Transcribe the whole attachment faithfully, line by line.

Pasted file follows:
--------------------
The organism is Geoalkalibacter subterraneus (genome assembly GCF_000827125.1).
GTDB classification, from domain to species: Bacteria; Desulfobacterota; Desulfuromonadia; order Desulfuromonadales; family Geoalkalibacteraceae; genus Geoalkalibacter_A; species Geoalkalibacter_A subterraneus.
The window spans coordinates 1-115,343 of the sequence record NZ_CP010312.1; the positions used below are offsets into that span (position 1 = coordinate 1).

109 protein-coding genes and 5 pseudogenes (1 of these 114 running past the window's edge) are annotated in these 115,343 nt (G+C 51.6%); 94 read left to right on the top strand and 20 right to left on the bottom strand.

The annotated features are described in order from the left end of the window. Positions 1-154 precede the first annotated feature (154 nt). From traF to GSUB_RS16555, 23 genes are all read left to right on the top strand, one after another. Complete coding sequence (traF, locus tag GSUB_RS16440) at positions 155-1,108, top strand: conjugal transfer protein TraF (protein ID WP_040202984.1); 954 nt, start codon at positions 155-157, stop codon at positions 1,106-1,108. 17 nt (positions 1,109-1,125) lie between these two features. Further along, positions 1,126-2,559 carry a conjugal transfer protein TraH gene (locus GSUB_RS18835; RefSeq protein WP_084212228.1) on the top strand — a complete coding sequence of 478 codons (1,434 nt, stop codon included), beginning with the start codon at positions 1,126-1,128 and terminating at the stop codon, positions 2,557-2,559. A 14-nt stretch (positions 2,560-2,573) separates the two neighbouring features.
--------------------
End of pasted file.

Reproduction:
The organism is Geoalkalibacter subterraneus (genome assembly GCF_000827125.1).
GTDB classification, from domain to species: Bacteria; Desulfobacterota; Desulfuromonadia; order Desulfuromonadales; family Geoalkalibacteraceae; genus Geoalkalibacter_A; species Geoalkalibacter_A subterraneus.
The window spans coordinates 1-115,343 of the sequence record NZ_CP010312.1; the positions used below are offsets into that span (position 1 = coordinate 1).

109 protein-coding genes and 5 pseudogenes (1 of these 114 running past the window's edge) are annotated in these 115,343 nt (G+C 51.6%); 94 read left to right on the top strand and 20 right to left on the bottom strand.

The annotated features are described in order from the left end of the window. Positions 1-154 precede the first annotated feature (154 nt). From traF to GSUB_RS16555, 23 genes are all read left to right on the top strand, one after another. Complete coding sequence (traF, locus tag GSUB_RS16440) at positions 155-1,108, top strand: conjugal transfer protein TraF (protein ID WP_040202984.1); 954 nt, start codon at positions 155-157, stop codon at positions 1,106-1,108. 17 nt (positions 1,109-1,125) lie between these two features. Further along, positions 1,126-2,559 carry a conjugal transfer protein TraH gene (locus GSUB_RS18835; RefSeq protein WP_084212228.1) on the top strand — a complete coding sequence of 478 codons (1,434 nt, stop codon included), beginning with the start codon at positions 1,126-1,128 and terminating at the stop codon, positions 2,557-2,559. A 14-nt stretch (positions 2,560-2,573) separates the two neighbouring features.